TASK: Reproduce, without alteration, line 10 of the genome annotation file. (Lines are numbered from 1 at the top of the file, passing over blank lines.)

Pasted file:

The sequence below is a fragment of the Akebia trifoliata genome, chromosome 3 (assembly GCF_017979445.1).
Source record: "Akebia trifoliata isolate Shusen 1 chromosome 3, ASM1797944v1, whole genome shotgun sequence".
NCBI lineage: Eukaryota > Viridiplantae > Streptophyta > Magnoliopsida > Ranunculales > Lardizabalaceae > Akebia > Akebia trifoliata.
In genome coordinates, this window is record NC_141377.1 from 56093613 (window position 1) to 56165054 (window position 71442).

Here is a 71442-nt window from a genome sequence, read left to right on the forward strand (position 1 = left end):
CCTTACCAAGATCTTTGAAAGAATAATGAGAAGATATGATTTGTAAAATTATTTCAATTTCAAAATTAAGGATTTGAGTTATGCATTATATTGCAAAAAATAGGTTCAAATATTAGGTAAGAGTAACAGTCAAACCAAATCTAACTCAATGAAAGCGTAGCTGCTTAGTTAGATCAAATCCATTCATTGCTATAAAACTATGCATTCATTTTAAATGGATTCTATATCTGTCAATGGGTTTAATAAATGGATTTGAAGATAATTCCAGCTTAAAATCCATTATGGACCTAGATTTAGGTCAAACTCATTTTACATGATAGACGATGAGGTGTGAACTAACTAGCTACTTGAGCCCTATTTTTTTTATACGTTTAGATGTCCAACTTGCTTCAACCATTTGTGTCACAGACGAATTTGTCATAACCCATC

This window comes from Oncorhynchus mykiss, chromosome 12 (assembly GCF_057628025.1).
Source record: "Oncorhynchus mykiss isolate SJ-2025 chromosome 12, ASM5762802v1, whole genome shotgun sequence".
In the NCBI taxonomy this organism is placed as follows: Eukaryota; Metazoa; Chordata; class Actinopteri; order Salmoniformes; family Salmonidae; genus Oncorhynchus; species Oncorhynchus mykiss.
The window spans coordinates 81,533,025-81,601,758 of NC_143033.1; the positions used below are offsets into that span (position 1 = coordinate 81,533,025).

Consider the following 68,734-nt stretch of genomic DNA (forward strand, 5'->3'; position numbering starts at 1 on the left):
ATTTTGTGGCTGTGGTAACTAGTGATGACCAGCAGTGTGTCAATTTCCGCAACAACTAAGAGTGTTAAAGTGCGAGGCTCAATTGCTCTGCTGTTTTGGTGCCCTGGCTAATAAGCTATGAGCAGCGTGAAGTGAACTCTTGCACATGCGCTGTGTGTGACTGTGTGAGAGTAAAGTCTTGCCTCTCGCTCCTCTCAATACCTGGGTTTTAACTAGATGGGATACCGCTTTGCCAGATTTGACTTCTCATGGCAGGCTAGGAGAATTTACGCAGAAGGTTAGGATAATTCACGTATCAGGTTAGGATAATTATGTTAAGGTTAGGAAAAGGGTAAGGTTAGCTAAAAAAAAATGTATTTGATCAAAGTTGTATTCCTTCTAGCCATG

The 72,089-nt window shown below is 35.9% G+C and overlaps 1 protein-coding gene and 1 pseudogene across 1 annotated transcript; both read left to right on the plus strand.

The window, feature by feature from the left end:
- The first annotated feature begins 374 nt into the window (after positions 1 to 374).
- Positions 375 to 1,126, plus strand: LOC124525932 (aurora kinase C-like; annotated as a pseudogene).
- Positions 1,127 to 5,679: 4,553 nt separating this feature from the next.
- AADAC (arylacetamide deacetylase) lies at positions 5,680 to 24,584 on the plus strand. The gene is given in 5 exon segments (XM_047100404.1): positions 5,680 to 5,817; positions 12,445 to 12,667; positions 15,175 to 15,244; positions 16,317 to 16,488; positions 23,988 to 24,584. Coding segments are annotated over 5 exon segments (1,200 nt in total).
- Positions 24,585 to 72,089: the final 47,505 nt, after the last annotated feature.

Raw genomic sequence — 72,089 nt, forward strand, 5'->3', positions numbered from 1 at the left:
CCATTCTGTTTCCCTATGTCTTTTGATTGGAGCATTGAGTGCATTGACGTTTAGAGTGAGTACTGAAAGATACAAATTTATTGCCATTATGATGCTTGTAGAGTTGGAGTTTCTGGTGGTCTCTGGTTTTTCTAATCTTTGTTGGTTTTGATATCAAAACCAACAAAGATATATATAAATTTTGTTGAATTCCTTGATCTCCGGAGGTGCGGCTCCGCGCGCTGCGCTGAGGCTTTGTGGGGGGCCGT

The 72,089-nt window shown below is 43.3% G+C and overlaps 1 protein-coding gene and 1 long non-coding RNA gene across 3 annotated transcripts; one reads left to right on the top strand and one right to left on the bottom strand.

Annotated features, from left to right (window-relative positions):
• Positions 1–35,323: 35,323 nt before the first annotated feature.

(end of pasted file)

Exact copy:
The window spans coordinates 81,533,025-81,601,758 of NC_143033.1; the positions used below are offsets into that span (position 1 = coordinate 81,533,025).